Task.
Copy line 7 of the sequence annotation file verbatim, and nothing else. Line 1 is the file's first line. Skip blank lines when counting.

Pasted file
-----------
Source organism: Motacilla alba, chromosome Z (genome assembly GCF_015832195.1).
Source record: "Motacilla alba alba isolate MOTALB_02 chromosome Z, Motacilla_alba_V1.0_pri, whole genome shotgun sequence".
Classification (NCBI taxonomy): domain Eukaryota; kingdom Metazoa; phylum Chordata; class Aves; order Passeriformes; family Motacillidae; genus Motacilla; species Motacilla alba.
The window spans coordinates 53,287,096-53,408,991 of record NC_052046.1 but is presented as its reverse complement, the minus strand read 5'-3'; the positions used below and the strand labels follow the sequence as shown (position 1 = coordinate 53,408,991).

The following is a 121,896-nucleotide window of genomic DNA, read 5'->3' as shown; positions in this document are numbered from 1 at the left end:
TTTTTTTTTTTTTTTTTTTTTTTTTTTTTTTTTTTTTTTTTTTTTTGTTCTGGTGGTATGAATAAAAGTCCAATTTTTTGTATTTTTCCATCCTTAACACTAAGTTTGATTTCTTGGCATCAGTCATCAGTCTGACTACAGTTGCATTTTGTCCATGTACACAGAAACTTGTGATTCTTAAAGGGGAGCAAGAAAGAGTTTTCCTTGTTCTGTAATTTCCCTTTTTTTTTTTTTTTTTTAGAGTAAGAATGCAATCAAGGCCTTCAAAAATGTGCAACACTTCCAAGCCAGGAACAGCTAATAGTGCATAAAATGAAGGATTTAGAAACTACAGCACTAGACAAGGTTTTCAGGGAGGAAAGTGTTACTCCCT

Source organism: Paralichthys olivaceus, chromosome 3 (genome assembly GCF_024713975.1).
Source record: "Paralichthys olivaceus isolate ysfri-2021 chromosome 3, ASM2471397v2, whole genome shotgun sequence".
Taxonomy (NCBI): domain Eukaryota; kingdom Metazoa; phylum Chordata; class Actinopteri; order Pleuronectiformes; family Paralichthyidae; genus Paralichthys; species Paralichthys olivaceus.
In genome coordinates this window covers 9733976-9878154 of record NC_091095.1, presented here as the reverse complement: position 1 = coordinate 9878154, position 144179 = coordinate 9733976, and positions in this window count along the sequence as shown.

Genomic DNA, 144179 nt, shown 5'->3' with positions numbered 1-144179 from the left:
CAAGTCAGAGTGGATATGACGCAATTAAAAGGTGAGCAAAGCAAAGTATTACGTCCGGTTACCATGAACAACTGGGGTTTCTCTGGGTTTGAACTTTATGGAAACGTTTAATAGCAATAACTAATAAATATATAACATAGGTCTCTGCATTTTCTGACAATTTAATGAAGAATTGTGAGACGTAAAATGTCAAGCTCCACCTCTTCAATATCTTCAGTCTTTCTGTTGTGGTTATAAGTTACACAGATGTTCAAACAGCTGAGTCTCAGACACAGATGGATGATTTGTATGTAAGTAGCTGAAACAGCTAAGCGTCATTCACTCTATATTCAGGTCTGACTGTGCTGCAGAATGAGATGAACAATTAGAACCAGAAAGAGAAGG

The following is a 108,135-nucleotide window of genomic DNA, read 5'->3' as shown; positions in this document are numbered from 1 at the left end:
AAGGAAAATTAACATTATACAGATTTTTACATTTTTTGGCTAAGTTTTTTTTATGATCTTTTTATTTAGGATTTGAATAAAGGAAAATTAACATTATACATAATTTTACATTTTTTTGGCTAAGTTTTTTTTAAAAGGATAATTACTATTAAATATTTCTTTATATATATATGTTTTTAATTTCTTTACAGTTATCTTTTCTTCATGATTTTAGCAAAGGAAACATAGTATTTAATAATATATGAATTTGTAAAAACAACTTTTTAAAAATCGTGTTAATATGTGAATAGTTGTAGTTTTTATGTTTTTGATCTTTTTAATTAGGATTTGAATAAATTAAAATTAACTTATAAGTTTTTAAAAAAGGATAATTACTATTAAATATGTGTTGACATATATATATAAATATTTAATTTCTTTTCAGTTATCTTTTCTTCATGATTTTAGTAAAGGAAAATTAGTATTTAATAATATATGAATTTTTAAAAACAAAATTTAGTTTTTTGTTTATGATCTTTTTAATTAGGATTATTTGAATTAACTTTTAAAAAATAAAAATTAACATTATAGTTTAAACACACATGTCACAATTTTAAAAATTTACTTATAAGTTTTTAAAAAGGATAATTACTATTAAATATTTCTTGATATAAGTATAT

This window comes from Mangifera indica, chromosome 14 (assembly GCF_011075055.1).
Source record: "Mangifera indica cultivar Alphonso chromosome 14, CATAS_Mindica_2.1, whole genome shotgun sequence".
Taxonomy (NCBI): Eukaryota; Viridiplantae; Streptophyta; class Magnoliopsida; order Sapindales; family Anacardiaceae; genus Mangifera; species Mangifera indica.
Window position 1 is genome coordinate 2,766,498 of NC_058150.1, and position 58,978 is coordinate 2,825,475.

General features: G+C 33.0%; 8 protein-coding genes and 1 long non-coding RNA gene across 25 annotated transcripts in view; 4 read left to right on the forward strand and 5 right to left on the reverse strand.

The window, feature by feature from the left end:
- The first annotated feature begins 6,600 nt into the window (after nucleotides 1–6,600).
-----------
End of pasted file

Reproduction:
Source organism: Paralichthys olivaceus, chromosome 3 (genome assembly GCF_024713975.1).